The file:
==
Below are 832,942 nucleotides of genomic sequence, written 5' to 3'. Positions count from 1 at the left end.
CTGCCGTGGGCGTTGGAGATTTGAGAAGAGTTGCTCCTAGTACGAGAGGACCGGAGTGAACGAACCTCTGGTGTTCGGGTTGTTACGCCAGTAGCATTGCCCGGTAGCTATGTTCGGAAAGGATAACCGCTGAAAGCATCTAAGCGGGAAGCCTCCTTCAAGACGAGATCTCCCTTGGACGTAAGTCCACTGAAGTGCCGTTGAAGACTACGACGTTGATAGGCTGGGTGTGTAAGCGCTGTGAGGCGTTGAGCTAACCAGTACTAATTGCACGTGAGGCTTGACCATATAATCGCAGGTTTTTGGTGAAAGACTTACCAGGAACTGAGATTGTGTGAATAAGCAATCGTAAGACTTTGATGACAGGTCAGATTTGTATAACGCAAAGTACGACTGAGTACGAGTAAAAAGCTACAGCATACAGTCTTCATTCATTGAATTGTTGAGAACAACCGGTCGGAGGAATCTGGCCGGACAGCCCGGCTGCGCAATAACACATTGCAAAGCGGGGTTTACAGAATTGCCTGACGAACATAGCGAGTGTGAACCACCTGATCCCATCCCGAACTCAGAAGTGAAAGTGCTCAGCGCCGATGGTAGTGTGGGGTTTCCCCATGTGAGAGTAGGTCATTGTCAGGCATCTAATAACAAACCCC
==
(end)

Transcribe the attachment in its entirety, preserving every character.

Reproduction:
Below are 832,942 nucleotides of genomic sequence, written 5' to 3'. Positions count from 1 at the left end.
CTGCCGTGGGCGTTGGAGATTTGAGAAGAGTTGCTCCTAGTACGAGAGGACCGGAGTGAACGAACCTCTGGTGTTCGGGTTGTTACGCCAGTAGCATTGCCCGGTAGCTATGTTCGGAAAGGATAACCGCTGAAAGCATCTAAGCGGGAAGCCTCCTTCAAGACGAGATCTCCCTTGGACGTAAGTCCACTGAAGTGCCGTTGAAGACTACGACGTTGATAGGCTGGGTGTGTAAGCGCTGTGAGGCGTTGAGCTAACCAGTACTAATTGCACGTGAGGCTTGACCATATAATCGCAGGTTTTTGGTGAAAGACTTACCAGGAACTGAGATTGTGTGAATAAGCAATCGTAAGACTTTGATGACAGGTCAGATTTGTATAACGCAAAGTACGACTGAGTACGAGTAAAAAGCTACAGCATACAGTCTTCATTCATTGAATTGTTGAGAACAACCGGTCGGAGGAATCTGGCCGGACAGCCCGGCTGCGCAATAACACATTGCAAAGCGGGGTTTACAGAATTGCCTGACGAACATAGCGAGTGTGAACCACCTGATCCCATCCCGAACTCAGAAGTGAAAGTGCTCAGCGCCGATGGTAGTGTGGGGTTTCCCCATGTGAGAGTAGGTCATTGTCAGGCATCTAATAACAAACCCC